A bundle of yarrow stalks ready for use in I Ching divination
One of the texts that makes up the I Ching is called the Ten Wings. In it, this description is given of how to build up the hexagram lines by using stalks of the yarrow plant:
One takes fifty yarrow stalks, of which only forty-nine are used. These forty-nine are first divided into two heaps (at random), then a stalk from the right-hand heap is inserted between the ring finger and the little finger of the left hand. The left heap is counted through by fours, and the remainder (four or less) is inserted between the ring finger and the middle finger. The same thing is done with the right heap, and the remainder inserted between the forefinger and the middle finger. This constitutes one change.
Now one is holding in one's hand either five or nine stalks in all. The two remaining heaps are put together, and the same process is repeated twice. These second and third times, one obtains either four or eight stalks. The five stalks of the first counting and the four of each of the succeeding countings are regarded as a unit having the numerical value three; the nine stalks of the first counting and the eight of the succeeding countings have the numerical value two.
When three successive changes produce the sum 3 + 3 + 3 = 9, this makes the old yang, i.e., a firm line that moves from yang to yin.
The sum 2 + 2 + 2 = 6 makes old yin, a yielding line that moves from yin to yang.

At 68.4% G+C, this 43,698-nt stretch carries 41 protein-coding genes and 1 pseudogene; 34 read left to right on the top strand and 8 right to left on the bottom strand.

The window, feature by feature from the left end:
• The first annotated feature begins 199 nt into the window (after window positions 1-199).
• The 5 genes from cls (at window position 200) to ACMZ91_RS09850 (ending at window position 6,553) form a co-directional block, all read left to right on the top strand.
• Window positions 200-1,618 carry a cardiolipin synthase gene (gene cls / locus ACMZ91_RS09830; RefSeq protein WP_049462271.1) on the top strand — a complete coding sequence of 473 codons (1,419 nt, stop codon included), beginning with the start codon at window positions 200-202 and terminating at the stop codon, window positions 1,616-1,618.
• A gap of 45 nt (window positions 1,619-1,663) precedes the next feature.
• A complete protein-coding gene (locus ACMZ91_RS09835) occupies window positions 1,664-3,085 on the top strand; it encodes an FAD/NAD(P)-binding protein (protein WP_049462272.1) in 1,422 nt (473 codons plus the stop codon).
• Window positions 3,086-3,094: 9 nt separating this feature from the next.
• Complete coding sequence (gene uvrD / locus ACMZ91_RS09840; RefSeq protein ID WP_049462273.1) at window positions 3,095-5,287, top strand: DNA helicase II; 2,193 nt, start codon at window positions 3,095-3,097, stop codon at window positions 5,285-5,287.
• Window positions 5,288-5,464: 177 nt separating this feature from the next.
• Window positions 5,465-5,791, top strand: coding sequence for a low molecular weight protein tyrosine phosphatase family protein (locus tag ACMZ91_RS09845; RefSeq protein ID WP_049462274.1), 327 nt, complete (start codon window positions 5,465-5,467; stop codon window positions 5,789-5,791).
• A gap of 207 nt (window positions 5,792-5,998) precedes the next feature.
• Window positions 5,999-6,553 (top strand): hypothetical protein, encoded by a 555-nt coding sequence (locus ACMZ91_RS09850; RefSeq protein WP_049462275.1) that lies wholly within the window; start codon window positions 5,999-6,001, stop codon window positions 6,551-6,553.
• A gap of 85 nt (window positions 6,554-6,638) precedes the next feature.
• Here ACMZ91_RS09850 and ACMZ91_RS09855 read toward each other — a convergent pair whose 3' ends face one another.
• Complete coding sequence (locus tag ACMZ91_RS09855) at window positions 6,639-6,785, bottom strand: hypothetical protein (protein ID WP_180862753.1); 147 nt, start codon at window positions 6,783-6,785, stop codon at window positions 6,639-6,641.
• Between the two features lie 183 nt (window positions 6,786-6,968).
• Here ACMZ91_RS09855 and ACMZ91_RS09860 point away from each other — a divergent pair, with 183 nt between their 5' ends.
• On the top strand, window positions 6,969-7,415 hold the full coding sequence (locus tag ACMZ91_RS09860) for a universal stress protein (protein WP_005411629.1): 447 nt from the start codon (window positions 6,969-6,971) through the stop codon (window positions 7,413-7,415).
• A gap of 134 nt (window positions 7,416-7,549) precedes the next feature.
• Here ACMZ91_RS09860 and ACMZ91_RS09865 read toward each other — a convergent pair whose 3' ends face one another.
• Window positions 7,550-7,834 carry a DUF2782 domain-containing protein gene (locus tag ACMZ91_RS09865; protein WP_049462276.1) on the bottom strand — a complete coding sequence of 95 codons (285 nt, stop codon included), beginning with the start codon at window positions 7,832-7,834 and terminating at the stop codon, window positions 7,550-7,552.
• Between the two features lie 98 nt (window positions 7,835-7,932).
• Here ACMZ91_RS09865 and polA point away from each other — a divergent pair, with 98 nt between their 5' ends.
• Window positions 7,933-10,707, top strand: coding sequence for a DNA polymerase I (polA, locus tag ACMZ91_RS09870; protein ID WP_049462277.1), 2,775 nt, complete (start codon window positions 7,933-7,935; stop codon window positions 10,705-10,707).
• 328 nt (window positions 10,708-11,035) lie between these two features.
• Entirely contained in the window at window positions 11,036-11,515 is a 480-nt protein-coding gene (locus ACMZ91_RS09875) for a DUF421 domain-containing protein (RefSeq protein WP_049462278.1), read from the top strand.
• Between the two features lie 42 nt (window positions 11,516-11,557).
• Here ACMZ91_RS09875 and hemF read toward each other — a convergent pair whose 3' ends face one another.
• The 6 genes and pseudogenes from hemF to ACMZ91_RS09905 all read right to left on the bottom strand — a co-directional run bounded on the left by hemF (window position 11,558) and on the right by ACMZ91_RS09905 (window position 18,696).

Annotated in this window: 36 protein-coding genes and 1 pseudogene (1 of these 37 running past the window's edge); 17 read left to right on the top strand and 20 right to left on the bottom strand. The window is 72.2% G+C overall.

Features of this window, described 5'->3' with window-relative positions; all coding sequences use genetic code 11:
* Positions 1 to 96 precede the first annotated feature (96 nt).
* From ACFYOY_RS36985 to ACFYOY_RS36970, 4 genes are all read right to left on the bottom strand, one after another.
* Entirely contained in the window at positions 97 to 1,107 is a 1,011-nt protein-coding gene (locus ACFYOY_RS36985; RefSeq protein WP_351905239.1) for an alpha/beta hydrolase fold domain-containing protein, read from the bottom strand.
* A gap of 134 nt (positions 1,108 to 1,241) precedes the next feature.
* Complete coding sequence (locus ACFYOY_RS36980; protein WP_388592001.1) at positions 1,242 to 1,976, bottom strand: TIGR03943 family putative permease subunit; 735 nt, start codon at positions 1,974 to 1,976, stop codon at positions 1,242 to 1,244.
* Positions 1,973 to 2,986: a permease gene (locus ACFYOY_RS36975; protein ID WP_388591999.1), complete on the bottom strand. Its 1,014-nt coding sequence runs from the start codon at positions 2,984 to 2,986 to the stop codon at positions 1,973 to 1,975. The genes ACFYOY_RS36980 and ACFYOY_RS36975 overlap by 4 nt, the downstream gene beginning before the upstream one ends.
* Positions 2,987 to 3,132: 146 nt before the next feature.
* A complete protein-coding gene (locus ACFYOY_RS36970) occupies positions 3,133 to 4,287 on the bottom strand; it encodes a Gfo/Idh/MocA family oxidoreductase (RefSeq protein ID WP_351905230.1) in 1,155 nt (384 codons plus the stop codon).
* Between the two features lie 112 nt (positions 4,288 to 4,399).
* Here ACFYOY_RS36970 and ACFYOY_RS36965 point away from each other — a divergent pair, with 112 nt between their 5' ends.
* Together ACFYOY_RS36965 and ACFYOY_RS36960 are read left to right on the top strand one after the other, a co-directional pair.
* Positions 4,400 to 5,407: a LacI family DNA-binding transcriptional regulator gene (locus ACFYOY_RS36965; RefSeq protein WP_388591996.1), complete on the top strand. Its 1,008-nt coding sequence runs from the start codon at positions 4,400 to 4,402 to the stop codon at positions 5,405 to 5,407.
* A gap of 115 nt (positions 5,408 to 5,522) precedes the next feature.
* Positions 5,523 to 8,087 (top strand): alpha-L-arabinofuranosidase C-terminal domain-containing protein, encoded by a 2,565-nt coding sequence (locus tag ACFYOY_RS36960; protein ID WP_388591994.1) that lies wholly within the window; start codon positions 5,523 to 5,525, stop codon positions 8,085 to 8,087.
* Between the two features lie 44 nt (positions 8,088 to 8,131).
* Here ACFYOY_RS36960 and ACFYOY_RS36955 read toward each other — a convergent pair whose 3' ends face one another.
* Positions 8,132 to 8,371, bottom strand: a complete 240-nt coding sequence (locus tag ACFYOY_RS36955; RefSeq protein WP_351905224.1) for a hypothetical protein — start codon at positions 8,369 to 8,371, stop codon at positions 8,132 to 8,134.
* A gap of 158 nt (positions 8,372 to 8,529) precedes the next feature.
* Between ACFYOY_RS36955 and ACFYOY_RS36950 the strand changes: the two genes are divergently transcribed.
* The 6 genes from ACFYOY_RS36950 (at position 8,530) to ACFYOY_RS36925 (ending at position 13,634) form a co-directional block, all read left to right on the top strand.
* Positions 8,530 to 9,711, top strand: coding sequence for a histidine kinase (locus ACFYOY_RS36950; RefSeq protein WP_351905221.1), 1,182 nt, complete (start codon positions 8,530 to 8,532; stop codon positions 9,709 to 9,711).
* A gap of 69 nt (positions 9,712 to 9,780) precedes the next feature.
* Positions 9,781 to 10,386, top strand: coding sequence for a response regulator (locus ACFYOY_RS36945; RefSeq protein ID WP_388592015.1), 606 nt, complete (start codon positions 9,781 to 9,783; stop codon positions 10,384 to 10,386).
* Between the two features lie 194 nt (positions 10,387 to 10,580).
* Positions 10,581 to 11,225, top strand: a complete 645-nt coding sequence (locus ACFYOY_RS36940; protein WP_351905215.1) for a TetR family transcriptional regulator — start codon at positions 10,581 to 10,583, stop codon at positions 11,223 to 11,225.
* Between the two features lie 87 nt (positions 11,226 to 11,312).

Seven is the young yang, and eight the young yin; they are not taken into account as individual lines for the purpose of divination, only for the formation of the hexagram.

I Ching Divination with Coins

A set of three old-style Chinese cash coins ready for use in I Ching divination
During the Han Dynasty (202 BCE – 220 CE), the method of reading the I Ching by means of three coins began to replace the older yarrow stalk reading method. In this method, there is equal probability of getting each of the four variants of types of lines.

To read the I Ching with coins, the diviner selects three coins that can be distinguished heads from tails. Old-style Chinese cash coins are the favourite of many, but any coins will do. A value of 2 is assigned to one side (say, heads) and a value of 3 is assigned to the other side (say, tails). For each line of the I Ching Hexagram, starting at the bottom, the three coins are thrown one time, simultaneously, and the numbers are added up. In the above example, the results would be as follows: